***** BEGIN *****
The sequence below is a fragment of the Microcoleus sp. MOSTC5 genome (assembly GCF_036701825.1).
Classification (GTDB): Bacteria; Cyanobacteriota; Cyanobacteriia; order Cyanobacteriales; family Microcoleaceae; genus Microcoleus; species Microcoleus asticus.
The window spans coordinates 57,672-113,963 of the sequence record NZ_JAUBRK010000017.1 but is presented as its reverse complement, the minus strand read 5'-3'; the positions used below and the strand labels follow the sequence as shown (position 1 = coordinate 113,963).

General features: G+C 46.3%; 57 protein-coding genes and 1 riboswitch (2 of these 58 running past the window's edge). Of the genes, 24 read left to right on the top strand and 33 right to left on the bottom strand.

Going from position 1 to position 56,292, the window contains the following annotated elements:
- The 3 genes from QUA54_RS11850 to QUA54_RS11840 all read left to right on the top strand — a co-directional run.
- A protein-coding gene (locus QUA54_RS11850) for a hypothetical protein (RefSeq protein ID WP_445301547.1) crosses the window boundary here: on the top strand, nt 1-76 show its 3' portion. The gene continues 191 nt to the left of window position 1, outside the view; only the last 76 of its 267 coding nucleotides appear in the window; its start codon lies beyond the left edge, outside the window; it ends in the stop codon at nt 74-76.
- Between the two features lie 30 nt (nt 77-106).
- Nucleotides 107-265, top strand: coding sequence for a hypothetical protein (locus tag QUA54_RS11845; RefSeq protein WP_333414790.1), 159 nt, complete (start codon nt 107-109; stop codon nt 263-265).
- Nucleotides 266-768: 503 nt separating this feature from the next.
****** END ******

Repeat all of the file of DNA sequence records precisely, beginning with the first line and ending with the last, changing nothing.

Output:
The sequence below is a fragment of the Microcoleus sp. MOSTC5 genome (assembly GCF_036701825.1).
Classification (GTDB): Bacteria; Cyanobacteriota; Cyanobacteriia; order Cyanobacteriales; family Microcoleaceae; genus Microcoleus; species Microcoleus asticus.
The window spans coordinates 57,672-113,963 of the sequence record NZ_JAUBRK010000017.1 but is presented as its reverse complement, the minus strand read 5'-3'; the positions used below and the strand labels follow the sequence as shown (position 1 = coordinate 113,963).

General features: G+C 46.3%; 57 protein-coding genes and 1 riboswitch (2 of these 58 running past the window's edge). Of the genes, 24 read left to right on the top strand and 33 right to left on the bottom strand.

Going from position 1 to position 56,292, the window contains the following annotated elements:
- The 3 genes from QUA54_RS11850 to QUA54_RS11840 all read left to right on the top strand — a co-directional run.
- A protein-coding gene (locus QUA54_RS11850) for a hypothetical protein (RefSeq protein ID WP_445301547.1) crosses the window boundary here: on the top strand, nt 1-76 show its 3' portion. The gene continues 191 nt to the left of window position 1, outside the view; only the last 76 of its 267 coding nucleotides appear in the window; its start codon lies beyond the left edge, outside the window; it ends in the stop codon at nt 74-76.
- Between the two features lie 30 nt (nt 77-106).
- Nucleotides 107-265, top strand: coding sequence for a hypothetical protein (locus tag QUA54_RS11845; RefSeq protein WP_333414790.1), 159 nt, complete (start codon nt 107-109; stop codon nt 263-265).
- Nucleotides 266-768: 503 nt separating this feature from the next.